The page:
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POWER WINDOWS

Rush

 

Heavy Prog

3.52 | 722 ratings

From Progarchives.com, the ultimate progressive rock music website

tarkus1980
Prog Reviewer
3 stars This is one of the most frustrating albums I've ever heard in my life; it is extremely rare for me to simultaneously like and dislike so many things about a single album. On the one hand, while I was iffy about it at first, I've come to really like the general sound of the album. The way the powerful and simultaneously precise mix of solid production, interesting guitar lines (Alex is really at the top of his game here, both in ambience and in riffage), GREAT basslines (even by Geddy's standards), aggressive drumming (Peart's drums are heavily electronically enhanced, but they produce a lot of cool rhythms) and dated-as-hell mid-80's synths (that took me aback the first few times but which don't seem overdone at all now) makes this album almost sound like it was done by a machine, and I mean that as a compliment. If ever there was a Rush album that deserved to have "Power" in the title, this was it.

On the other hand, the songwriting starts falling off a cliff on this album. The more up- tempo/rhythmic songs (and parts of songs) sound great with this new approach, but the style of a few of the songs has creeped into the land of generic adult pop, and no amount of busy arrangements can really save them. The one I like the least is the fan favorite "Manhattan Project;" I no longer consider it the worst song they'd done to this point, and I've actually grown to like the up- tempo parts with the "big bang came and shook the world ..." vocal melody, but oh man I hate the main portion of that song. I'm sorry, but I just cannot see the appeal of a generic adult contemporary melody singing hackish lyrics about WWII and the atomic bomb. I just can't buy the idea that singing about a "serious" topic makes a song with such a weak musical skeleton better; to me, it can only make it worse. The ending orchestration definitely only makes things worse.

Switching gears, I have to say that, after many, many listens, I still have trouble finding much to praise in "Grand Designs," "Middletown Dreams" or "Emotion Detector." Ok, "Grand Designs" has a really intricate arrangement of interlocking synths and guitars, and one mildly ok hook, but I can barely keep my attention focused on it when I'm listening to the song, so retaining much more from it once it's done is a nearly impossible task. "Emotion Detector" has a decent up-tempo chorus, and "Middletown Dreams" has some passion in its more "heavenly" moments, but that's largely all I retain from these two tracks. The sound is still cool, but the hooks are largely absent, and that strongly matters to me.

The other four tracks, though, are freaking amazing, and because they've impressed me more and more over the years, I've boosted the album's rating a good deal above where it was. The opener, "The Big Money," demonstrates all of the album's strengths in ample form (with amusing lyrics to boot). I mean, you have the amazing opening barrage of riff-interplay from the guitars, drums and synths; you have a fun vocal melody; you have a great mid-song jam, with all of Lifeson's skills on display. I know some who consider it one of Rush's cheeziest singles, and they may be right, but it's still extremely entertaining. As is the first-half closer, "Marathon," a rousing anthemic pop song with a nice vocal melody and a chorus that may be based in cheezy 80's pop but is still extremely well-written (and so much fun to sing along with). The synths are way too quintessentially mid-80's, and the lyrics are a bit silly, but I find the song great despite these two small flaws.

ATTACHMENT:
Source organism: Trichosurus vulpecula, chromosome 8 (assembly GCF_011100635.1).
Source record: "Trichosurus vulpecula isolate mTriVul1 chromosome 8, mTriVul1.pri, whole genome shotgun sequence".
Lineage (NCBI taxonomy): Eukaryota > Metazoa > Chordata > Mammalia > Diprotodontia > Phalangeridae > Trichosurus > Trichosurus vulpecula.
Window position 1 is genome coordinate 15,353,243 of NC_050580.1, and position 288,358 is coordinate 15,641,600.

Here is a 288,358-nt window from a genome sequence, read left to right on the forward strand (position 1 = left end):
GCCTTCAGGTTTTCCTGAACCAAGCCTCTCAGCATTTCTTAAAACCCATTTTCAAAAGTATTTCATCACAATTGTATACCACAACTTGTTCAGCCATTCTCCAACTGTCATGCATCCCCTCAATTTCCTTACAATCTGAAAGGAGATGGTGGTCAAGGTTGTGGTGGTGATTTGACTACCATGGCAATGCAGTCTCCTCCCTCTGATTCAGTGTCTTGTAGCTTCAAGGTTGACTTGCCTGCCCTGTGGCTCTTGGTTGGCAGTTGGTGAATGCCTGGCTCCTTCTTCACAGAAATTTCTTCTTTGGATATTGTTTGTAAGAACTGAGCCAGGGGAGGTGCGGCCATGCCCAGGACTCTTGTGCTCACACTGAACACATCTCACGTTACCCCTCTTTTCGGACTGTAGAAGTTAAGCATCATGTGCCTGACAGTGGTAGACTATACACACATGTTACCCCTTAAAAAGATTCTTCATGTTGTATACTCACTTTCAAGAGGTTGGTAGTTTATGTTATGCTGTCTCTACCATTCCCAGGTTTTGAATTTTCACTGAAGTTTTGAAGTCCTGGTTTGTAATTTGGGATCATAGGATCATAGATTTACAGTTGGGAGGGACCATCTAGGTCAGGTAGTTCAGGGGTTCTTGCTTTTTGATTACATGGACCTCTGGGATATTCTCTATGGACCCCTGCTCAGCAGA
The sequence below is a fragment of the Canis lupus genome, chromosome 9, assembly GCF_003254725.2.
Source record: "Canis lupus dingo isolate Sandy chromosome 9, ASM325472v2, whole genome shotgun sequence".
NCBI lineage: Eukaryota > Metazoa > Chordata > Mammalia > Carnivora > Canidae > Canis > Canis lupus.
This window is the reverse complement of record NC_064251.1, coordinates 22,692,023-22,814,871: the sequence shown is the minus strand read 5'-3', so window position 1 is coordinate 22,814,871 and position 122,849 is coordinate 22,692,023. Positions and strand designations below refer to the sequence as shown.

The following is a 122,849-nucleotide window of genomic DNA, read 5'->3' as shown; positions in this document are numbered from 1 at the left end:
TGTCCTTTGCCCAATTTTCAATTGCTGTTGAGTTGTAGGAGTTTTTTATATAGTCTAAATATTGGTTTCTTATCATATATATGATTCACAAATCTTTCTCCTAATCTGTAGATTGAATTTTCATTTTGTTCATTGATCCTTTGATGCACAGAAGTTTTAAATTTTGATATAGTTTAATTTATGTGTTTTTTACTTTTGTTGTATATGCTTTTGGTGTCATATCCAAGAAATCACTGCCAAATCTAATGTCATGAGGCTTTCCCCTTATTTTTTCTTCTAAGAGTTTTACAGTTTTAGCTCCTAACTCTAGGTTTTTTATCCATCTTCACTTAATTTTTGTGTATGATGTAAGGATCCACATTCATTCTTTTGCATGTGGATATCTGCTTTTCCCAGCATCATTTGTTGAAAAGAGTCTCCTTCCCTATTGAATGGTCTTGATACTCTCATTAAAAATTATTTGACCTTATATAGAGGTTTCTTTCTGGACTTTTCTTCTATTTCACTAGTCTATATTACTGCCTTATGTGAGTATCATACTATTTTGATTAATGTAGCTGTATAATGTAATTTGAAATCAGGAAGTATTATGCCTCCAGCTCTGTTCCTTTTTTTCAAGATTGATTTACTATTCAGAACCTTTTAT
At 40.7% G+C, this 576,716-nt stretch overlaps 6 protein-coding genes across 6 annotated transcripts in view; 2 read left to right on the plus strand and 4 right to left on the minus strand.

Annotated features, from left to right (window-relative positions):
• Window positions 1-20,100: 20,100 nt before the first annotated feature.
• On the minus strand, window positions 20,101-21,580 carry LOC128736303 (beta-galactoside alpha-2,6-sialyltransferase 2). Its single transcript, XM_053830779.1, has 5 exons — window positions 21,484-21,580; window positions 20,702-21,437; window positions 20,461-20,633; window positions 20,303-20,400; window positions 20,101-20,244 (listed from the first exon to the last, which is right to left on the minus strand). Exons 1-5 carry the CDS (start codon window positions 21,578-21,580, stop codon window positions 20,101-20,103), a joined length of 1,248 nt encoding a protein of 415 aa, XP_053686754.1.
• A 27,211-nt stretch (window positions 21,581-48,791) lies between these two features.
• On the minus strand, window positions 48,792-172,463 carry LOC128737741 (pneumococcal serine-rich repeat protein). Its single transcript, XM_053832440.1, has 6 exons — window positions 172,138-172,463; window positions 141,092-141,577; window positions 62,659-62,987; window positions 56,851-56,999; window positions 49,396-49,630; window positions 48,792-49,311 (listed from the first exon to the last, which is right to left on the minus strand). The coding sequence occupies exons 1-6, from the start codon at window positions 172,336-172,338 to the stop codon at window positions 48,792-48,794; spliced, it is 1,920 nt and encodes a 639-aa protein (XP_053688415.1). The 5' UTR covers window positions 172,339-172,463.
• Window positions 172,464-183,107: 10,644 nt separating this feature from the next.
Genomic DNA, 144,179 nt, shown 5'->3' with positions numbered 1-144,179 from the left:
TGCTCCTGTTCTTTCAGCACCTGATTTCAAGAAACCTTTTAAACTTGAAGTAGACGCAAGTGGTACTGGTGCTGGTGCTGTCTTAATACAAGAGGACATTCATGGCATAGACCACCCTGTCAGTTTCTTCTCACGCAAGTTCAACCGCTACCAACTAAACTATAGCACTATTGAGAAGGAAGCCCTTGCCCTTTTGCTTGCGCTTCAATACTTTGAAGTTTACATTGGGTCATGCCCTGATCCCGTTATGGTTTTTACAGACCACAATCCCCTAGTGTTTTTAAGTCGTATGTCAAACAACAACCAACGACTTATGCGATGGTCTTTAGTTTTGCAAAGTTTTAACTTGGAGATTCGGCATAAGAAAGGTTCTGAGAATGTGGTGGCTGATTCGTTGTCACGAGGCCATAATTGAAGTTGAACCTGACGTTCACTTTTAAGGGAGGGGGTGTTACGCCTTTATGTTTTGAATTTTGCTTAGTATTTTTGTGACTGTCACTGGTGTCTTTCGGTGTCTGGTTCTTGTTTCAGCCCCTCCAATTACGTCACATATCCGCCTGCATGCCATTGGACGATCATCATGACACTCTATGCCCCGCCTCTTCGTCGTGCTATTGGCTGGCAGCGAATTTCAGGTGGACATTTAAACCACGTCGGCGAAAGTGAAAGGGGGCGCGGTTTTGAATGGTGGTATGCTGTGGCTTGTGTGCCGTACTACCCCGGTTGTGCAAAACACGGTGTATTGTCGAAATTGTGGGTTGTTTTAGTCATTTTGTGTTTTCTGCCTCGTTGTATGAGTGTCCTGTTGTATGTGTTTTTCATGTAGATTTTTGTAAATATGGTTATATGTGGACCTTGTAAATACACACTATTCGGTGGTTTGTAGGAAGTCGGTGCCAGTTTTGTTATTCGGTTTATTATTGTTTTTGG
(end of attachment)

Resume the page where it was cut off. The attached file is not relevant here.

The second half starts off with "Territories," a track that sounded impressive the first couple of times I heard it, then became less so (once I realized how similar the main guitar line was to guitar lines in the title track of King Crimson's Discipline album), then became more interesting as I realized it had other cool aspects as well. The lyrics are a decent jab at the concept of nationalism, and the way the music alternates between the "hypnotic" main guitar line and more aggressive parts is quite impressive. It's a little overlong at 6+ minutes, but it's a nice song. It pales in comparison, though, to the concluding track, "Mystic Rhythms," which I simply adore and so should you. It's extremely different from anything the band would ever try again in their career, but there are just so many great things about this song - that simple yet catchy "African" beat throughout, the "mystical" lyrics, the FANTASTIC chorus (with terrific guitar and synth interplay) ... I mean, I don't even mind the lengthy fadeout! As far as mid-80's Rush goes, music does not get much better than this.

After all is said and done, if you're really desperate for mid-80's-style Rush, you'd be much better off getting Signals. But if you've consumed that album as much as possible, then this should be the next stop. At the very least, I can say this - for what's largely a generic mid-80's album, this sure has a unique sound, and that's enough for me.

tarkus1980 | 3/5 |

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